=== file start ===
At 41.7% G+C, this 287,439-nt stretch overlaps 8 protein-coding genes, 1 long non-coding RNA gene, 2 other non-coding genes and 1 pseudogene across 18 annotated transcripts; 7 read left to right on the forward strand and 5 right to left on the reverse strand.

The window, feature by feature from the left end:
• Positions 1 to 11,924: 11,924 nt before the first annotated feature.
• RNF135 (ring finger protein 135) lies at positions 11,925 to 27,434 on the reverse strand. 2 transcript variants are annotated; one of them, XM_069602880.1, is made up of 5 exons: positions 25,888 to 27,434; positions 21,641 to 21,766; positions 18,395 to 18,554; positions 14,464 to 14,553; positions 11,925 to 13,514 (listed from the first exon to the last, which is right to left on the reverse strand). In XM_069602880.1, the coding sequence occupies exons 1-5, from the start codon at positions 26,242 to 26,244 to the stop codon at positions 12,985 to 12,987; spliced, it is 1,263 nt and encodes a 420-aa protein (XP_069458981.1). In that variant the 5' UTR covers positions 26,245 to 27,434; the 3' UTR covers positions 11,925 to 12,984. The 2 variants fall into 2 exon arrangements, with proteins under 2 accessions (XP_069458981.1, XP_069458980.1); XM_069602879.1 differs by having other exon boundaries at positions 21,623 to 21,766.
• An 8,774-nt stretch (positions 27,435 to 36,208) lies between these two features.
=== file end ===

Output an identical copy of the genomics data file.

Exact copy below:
At 41.7% G+C, this 287,439-nt stretch overlaps 8 protein-coding genes, 1 long non-coding RNA gene, 2 other non-coding genes and 1 pseudogene across 18 annotated transcripts; 7 read left to right on the forward strand and 5 right to left on the reverse strand.

The window, feature by feature from the left end:
• Positions 1 to 11,924: 11,924 nt before the first annotated feature.
• RNF135 (ring finger protein 135) lies at positions 11,925 to 27,434 on the reverse strand. 2 transcript variants are annotated; one of them, XM_069602880.1, is made up of 5 exons: positions 25,888 to 27,434; positions 21,641 to 21,766; positions 18,395 to 18,554; positions 14,464 to 14,553; positions 11,925 to 13,514 (listed from the first exon to the last, which is right to left on the reverse strand). In XM_069602880.1, the coding sequence occupies exons 1-5, from the start codon at positions 26,242 to 26,244 to the stop codon at positions 12,985 to 12,987; spliced, it is 1,263 nt and encodes a 420-aa protein (XP_069458981.1). In that variant the 5' UTR covers positions 26,245 to 27,434; the 3' UTR covers positions 11,925 to 12,984. The 2 variants fall into 2 exon arrangements, with proteins under 2 accessions (XP_069458981.1, XP_069458980.1); XM_069602879.1 differs by having other exon boundaries at positions 21,623 to 21,766.
• An 8,774-nt stretch (positions 27,435 to 36,208) lies between these two features.